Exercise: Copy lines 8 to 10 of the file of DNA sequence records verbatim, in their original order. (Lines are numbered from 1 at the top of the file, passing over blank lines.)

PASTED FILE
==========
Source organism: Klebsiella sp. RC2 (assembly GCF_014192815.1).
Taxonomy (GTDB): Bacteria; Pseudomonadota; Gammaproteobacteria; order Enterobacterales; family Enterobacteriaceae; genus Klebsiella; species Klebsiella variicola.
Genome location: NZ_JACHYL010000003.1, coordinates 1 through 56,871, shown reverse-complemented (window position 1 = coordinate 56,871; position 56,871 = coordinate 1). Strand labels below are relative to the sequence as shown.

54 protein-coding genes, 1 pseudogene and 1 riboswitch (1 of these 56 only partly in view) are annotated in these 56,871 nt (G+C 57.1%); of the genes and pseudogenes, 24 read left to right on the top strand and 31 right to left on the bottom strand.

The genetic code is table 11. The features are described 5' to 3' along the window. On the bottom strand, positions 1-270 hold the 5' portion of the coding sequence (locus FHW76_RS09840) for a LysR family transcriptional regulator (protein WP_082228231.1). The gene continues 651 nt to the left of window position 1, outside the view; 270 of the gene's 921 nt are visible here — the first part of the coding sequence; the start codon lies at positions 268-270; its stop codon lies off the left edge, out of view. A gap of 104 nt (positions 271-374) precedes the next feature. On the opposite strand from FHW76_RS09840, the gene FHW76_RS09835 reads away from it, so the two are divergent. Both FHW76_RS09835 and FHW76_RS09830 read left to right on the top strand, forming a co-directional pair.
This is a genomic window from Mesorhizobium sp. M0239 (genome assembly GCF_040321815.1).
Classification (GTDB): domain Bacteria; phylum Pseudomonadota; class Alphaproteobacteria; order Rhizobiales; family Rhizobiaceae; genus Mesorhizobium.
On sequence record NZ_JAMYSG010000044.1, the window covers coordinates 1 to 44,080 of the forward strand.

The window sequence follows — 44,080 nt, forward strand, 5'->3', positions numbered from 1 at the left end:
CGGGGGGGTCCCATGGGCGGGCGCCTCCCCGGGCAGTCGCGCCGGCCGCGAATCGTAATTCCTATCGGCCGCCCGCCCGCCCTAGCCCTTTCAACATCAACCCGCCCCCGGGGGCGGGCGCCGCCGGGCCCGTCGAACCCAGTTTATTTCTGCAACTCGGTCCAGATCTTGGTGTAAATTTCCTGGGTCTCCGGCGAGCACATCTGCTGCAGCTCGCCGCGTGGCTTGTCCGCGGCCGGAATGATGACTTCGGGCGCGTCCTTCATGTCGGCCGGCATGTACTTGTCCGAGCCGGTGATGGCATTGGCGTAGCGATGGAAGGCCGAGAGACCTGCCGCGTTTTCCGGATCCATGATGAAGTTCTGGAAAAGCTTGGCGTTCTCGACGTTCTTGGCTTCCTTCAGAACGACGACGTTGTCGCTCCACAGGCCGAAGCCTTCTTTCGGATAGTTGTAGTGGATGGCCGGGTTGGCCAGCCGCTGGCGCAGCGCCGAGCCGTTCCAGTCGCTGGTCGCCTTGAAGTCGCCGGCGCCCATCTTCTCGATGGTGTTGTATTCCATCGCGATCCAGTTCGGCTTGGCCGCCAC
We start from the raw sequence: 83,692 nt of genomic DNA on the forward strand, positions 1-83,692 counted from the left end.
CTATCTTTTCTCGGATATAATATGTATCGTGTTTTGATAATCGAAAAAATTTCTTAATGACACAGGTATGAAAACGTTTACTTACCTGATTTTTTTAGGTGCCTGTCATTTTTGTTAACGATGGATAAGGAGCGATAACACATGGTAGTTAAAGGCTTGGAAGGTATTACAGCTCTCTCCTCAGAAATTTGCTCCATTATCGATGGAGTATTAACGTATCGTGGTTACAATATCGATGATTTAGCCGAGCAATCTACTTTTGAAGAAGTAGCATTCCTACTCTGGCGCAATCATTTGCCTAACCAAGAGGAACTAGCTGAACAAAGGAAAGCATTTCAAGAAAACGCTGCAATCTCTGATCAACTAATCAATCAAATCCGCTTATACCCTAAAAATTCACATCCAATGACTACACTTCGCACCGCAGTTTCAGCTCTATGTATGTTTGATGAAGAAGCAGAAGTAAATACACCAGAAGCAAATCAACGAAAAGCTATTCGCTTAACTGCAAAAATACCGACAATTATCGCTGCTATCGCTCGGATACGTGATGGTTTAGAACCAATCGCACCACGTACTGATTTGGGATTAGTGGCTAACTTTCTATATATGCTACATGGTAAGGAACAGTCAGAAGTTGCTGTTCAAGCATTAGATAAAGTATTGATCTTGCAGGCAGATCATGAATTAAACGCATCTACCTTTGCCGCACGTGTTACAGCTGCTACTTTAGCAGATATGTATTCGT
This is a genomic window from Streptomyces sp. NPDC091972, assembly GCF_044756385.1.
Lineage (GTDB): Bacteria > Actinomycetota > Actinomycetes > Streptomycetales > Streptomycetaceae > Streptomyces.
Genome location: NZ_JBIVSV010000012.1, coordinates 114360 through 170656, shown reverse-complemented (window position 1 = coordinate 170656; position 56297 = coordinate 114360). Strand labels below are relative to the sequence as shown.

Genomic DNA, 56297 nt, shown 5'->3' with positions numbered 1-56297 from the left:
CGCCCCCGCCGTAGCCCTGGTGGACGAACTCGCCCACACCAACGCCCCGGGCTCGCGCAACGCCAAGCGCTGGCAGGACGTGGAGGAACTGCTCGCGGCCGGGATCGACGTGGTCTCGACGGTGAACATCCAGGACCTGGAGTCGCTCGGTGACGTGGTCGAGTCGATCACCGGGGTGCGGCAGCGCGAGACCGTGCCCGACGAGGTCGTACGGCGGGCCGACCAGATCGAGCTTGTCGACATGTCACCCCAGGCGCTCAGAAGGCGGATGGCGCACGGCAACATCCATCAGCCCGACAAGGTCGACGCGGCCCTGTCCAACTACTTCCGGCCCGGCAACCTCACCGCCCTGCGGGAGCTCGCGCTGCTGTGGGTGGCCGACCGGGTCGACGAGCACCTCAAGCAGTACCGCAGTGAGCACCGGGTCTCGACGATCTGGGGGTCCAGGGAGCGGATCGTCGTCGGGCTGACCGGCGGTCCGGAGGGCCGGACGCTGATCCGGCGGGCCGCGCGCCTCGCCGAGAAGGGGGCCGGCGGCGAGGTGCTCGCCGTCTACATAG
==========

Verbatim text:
On sequence record NZ_JAMYSG010000044.1, the window covers coordinates 1 to 44,080 of the forward strand.

The window sequence follows — 44,080 nt, forward strand, 5'->3', positions numbered from 1 at the left end:
CGGGGGGGTCCCATGGGCGGGCGCCTCCCCGGGCAGTCGCGCCGGCCGCGAATCGTAATTCCTATCGGCCGCCCGCCCGCCCTAGCCCTTTCAACATCAACCCGCCCCCGGGGGCGGGCGCCGCCGGGCCCGTCGAACCCAGTTTATTTCTGCAACTCGGTCCAGATCTTGGTGTAAATTTCCTGGGTCTCCGGCGAGCACATCTGCTGCAGCTCGCCGCGTGGCTTGTCCGCGGCCGGAATGATGACTTCGGGCGCGTCCTTCATGTCGGCCGGCATGTACTTGTCCGAGCCGGTGATGGCATTGGCGTAGCGATGGAAGGCCGAGAGACCTGCCGCGTTTTCCGGATCCATGATGAAGTTCTGGAAAAGCTTGGCGTTCTCGACGTTCTTGGCTTCCTTCAGAACGACGACGTTGTCGCTCCACAGGCCGAAGCCTTCTTTCGGATAGTTGTAGTGGATGGCCGGGTTGGCCAGCCGCTGGCGCAGCGCCGAGCCGTTCCAGTCGCTGGTCGCCTTGAAGTCGCCGGCGCCCATCTTCTCGATGGTGTTGTATTCCATCGCGATCCAGTTCGGCTTGGCCGCCAC